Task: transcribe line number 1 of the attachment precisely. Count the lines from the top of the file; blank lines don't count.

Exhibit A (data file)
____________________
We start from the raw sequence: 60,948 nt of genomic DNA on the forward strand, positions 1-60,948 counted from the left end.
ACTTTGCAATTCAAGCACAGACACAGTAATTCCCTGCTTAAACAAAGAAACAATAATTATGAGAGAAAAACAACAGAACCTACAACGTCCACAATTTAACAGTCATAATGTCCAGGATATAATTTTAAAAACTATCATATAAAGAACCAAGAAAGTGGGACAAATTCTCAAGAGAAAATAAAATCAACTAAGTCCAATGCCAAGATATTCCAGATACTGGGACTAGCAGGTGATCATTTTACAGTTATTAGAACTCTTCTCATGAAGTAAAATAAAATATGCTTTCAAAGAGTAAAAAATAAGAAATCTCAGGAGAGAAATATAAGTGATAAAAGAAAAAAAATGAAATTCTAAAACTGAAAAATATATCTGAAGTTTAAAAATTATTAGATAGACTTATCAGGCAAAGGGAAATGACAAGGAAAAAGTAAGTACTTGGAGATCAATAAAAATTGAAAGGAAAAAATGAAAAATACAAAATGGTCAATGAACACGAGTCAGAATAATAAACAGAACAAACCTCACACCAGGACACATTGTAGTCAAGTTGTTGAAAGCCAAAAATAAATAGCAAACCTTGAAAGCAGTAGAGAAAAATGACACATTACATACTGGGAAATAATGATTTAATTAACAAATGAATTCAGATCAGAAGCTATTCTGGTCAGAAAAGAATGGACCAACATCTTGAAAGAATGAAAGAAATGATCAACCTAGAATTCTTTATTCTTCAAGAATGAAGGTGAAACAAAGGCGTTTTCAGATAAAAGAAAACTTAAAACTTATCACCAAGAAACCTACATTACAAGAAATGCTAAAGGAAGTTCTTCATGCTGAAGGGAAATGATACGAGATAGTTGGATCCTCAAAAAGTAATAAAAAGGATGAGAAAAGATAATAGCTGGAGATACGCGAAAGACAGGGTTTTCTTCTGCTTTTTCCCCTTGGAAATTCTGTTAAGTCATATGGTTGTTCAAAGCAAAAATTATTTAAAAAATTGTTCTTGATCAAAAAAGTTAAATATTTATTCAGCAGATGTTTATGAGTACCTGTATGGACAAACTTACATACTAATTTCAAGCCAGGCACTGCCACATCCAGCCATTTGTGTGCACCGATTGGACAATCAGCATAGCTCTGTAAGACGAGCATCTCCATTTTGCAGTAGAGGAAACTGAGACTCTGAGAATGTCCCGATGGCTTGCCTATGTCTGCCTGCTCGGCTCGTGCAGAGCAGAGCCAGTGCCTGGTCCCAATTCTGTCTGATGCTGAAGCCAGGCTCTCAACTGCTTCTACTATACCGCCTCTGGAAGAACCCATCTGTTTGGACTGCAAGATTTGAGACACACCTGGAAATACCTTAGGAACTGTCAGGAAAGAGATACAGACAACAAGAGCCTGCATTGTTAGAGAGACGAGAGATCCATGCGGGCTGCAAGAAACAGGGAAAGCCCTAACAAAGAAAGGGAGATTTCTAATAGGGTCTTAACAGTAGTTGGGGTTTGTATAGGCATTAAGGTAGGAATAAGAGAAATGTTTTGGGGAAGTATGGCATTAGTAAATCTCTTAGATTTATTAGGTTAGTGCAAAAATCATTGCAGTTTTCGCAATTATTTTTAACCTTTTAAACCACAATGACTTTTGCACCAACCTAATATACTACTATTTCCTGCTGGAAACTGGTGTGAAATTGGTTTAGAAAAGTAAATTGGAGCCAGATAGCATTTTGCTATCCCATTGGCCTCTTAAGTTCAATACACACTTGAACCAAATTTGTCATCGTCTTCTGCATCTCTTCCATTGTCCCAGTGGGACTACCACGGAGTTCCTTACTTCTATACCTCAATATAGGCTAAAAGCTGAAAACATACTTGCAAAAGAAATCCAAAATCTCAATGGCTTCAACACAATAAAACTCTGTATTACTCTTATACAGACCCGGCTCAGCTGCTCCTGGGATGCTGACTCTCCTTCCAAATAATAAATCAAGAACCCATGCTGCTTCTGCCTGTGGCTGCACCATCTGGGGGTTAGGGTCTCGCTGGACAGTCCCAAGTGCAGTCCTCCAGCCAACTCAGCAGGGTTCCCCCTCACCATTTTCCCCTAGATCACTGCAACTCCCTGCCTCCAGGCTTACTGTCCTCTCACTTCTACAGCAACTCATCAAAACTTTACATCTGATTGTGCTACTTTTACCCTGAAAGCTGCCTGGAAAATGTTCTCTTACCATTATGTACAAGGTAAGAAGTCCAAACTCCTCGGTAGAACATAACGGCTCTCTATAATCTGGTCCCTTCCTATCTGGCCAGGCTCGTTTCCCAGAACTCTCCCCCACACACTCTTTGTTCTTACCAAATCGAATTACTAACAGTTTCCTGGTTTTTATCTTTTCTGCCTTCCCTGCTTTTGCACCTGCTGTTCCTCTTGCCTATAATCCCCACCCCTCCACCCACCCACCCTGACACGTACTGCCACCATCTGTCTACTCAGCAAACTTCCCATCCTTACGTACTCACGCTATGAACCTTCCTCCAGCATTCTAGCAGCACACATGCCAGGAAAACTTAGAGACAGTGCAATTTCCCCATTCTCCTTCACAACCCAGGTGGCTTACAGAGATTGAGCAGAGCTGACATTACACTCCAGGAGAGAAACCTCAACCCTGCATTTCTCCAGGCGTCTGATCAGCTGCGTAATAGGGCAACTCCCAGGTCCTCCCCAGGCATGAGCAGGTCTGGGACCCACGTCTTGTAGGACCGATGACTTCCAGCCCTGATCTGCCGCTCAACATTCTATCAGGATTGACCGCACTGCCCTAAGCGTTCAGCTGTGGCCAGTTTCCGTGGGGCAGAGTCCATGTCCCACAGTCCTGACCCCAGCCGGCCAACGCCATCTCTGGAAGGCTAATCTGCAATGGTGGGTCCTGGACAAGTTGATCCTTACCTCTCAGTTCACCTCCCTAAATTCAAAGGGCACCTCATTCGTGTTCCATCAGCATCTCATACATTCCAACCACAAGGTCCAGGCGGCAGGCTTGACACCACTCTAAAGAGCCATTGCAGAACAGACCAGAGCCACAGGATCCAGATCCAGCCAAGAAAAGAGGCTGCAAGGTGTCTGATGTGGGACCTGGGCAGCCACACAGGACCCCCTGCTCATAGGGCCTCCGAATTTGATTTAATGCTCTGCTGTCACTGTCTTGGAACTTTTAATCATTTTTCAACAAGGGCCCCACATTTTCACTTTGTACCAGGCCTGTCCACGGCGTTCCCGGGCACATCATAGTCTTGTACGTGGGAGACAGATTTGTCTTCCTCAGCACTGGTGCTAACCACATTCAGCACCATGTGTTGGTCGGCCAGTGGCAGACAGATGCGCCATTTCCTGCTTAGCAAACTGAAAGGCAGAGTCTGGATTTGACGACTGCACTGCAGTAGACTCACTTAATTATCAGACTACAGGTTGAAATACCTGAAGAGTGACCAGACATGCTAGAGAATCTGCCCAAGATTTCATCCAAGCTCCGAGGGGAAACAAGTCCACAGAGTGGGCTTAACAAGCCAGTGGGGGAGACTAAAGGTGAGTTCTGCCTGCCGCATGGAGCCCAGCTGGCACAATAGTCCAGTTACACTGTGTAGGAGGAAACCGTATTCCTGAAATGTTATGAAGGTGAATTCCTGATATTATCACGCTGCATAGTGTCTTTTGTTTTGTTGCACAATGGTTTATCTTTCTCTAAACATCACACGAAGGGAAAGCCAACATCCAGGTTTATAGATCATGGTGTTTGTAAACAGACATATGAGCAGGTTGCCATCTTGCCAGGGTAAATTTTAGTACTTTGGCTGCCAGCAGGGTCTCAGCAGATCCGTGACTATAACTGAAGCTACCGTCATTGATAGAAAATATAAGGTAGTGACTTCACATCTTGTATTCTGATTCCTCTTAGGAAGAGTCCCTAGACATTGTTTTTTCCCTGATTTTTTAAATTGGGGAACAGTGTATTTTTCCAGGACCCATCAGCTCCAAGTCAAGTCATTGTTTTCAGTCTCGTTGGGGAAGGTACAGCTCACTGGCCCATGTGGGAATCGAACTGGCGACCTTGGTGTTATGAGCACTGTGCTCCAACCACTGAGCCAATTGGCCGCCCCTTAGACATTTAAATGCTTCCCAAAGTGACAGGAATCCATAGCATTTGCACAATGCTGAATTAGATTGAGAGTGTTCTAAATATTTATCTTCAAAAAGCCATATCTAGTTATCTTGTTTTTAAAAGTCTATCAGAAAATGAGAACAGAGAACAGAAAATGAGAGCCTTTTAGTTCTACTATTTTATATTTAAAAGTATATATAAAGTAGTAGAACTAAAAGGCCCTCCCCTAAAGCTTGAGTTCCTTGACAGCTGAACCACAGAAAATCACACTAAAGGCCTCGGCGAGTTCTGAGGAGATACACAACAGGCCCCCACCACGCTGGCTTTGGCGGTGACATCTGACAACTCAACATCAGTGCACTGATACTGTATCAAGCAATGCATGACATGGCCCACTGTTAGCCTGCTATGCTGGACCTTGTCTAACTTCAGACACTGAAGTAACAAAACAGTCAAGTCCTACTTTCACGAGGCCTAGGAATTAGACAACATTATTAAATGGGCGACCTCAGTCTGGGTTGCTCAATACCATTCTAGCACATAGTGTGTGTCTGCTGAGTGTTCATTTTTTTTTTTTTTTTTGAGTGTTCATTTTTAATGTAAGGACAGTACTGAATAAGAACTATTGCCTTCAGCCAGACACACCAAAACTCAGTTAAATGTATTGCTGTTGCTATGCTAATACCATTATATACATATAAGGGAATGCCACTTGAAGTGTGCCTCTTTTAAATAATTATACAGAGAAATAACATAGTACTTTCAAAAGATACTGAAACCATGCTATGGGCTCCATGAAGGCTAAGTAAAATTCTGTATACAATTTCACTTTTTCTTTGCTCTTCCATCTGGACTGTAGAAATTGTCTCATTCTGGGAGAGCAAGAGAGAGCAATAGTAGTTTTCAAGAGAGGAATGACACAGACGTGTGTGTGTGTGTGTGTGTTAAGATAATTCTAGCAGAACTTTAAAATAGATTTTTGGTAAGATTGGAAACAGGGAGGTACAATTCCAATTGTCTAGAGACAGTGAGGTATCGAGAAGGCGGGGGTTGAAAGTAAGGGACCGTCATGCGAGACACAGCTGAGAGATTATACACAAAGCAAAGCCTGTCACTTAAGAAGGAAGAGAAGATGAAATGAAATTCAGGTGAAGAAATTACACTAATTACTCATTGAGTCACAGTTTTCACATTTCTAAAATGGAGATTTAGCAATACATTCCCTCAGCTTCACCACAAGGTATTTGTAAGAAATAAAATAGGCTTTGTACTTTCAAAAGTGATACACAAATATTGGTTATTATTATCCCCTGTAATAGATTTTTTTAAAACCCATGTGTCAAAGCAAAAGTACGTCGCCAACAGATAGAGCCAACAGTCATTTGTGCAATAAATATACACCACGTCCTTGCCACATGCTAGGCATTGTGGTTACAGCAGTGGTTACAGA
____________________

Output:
We start from the raw sequence: 60,948 nt of genomic DNA on the forward strand, positions 1-60,948 counted from the left end.